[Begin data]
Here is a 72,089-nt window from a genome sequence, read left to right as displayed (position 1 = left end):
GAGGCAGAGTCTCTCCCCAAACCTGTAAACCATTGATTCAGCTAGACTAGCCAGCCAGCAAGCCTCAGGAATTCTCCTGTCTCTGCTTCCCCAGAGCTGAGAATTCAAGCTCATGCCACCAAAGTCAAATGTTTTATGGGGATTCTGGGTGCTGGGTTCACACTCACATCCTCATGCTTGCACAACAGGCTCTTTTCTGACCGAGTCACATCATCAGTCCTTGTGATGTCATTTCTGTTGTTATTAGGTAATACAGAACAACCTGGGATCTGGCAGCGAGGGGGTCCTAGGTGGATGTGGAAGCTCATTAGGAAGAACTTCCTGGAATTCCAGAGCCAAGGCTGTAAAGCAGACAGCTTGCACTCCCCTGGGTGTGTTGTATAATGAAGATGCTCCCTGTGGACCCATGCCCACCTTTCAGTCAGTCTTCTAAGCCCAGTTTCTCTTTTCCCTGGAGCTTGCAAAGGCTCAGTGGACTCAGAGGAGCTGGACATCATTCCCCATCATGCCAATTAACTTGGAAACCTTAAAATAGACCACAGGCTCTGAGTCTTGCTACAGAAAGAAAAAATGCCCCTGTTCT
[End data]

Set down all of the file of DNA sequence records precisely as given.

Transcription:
Here is a 72,089-nt window from a genome sequence, read left to right as displayed (position 1 = left end):
GAGGCAGAGTCTCTCCCCAAACCTGTAAACCATTGATTCAGCTAGACTAGCCAGCCAGCAAGCCTCAGGAATTCTCCTGTCTCTGCTTCCCCAGAGCTGAGAATTCAAGCTCATGCCACCAAAGTCAAATGTTTTATGGGGATTCTGGGTGCTGGGTTCACACTCACATCCTCATGCTTGCACAACAGGCTCTTTTCTGACCGAGTCACATCATCAGTCCTTGTGATGTCATTTCTGTTGTTATTAGGTAATACAGAACAACCTGGGATCTGGCAGCGAGGGGGTCCTAGGTGGATGTGGAAGCTCATTAGGAAGAACTTCCTGGAATTCCAGAGCCAAGGCTGTAAAGCAGACAGCTTGCACTCCCCTGGGTGTGTTGTATAATGAAGATGCTCCCTGTGGACCCATGCCCACCTTTCAGTCAGTCTTCTAAGCCCAGTTTCTCTTTTCCCTGGAGCTTGCAAAGGCTCAGTGGACTCAGAGGAGCTGGACATCATTCCCCATCATGCCAATTAACTTGGAAACCTTAAAATAGACCACAGGCTCTGAGTCTTGCTACAGAAAGAAAAAATGCCCCTGTTCT